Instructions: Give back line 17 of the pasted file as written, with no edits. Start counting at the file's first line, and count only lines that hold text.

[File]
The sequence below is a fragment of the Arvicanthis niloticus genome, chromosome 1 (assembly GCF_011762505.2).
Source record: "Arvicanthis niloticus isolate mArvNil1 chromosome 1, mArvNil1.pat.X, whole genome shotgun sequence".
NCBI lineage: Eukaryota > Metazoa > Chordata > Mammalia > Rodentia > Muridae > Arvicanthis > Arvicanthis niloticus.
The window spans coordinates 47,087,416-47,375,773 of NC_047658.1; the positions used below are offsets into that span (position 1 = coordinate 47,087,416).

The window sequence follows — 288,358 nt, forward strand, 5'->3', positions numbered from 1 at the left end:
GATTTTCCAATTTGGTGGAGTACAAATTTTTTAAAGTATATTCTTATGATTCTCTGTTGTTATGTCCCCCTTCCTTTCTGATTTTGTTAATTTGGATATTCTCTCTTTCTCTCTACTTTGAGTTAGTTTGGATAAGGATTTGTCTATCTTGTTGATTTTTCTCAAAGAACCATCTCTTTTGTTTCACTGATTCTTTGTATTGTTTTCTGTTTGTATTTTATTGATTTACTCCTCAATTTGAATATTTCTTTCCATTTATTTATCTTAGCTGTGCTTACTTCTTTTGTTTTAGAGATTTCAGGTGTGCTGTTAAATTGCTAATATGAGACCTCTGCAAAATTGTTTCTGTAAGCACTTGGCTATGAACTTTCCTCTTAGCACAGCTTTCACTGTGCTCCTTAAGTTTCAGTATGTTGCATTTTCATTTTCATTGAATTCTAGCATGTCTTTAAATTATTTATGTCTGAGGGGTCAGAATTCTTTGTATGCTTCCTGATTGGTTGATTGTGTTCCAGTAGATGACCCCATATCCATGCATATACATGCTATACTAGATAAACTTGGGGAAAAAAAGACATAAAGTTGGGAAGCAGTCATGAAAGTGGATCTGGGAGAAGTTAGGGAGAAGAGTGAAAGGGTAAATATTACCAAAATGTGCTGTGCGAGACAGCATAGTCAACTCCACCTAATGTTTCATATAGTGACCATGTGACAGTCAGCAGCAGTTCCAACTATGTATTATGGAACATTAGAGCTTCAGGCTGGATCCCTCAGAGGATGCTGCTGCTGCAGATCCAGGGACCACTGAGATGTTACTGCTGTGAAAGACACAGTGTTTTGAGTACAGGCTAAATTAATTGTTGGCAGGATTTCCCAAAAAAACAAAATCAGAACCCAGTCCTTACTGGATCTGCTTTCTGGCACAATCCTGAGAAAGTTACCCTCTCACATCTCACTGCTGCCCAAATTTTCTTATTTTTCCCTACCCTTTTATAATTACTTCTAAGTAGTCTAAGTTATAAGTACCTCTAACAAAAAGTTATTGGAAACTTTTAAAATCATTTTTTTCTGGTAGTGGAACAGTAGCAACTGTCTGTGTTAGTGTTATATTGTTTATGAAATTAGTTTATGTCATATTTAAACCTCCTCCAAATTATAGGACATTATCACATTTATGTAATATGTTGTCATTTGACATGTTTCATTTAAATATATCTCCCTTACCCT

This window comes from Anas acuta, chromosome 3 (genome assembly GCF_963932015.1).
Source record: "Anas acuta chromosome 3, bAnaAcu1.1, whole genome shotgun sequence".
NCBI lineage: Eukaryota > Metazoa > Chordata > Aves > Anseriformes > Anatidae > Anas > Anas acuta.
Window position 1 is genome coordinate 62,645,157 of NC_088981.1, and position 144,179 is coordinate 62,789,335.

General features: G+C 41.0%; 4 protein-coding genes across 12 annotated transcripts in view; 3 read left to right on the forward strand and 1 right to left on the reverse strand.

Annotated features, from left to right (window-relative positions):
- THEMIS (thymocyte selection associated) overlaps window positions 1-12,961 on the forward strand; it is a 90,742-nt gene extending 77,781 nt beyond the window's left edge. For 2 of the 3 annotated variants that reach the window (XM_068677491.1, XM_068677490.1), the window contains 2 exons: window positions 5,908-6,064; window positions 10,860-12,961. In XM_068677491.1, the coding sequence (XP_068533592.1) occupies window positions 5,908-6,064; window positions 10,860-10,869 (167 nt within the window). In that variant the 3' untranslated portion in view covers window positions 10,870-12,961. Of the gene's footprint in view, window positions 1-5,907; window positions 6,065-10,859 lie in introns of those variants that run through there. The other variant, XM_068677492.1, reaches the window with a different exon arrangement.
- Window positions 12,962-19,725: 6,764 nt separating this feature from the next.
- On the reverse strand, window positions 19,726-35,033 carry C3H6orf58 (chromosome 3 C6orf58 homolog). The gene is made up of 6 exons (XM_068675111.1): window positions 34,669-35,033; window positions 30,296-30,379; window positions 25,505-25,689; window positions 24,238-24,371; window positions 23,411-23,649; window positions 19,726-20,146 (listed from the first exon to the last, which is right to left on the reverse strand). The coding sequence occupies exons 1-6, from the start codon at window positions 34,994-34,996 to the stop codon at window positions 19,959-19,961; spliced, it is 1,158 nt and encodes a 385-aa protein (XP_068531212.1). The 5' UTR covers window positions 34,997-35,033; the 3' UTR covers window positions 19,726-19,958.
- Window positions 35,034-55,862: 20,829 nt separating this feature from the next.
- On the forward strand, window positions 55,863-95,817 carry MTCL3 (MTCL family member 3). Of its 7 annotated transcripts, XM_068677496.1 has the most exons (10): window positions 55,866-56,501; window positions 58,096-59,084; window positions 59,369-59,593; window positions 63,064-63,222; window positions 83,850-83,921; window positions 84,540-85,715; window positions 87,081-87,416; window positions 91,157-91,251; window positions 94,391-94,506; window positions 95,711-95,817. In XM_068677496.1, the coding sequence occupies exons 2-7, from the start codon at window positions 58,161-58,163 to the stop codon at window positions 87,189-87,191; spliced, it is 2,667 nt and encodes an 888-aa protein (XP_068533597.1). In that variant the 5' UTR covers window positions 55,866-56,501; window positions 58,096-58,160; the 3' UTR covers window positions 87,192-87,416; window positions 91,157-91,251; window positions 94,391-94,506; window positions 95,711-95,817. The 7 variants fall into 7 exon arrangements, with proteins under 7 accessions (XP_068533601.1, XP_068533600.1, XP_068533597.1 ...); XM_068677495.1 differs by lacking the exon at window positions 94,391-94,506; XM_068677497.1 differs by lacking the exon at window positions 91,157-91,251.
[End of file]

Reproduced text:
- On the forward strand, window positions 55,863-95,817 carry MTCL3 (MTCL family member 3). Of its 7 annotated transcripts, XM_068677496.1 has the most exons (10): window positions 55,866-56,501; window positions 58,096-59,084; window positions 59,369-59,593; window positions 63,064-63,222; window positions 83,850-83,921; window positions 84,540-85,715; window positions 87,081-87,416; window positions 91,157-91,251; window positions 94,391-94,506; window positions 95,711-95,817. In XM_068677496.1, the coding sequence occupies exons 2-7, from the start codon at window positions 58,161-58,163 to the stop codon at window positions 87,189-87,191; spliced, it is 2,667 nt and encodes an 888-aa protein (XP_068533597.1). In that variant the 5' UTR covers window positions 55,866-56,501; window positions 58,096-58,160; the 3' UTR covers window positions 87,192-87,416; window positions 91,157-91,251; window positions 94,391-94,506; window positions 95,711-95,817. The 7 variants fall into 7 exon arrangements, with proteins under 7 accessions (XP_068533601.1, XP_068533600.1, XP_068533597.1 ...); XM_068677495.1 differs by lacking the exon at window positions 94,391-94,506; XM_068677497.1 differs by lacking the exon at window positions 91,157-91,251.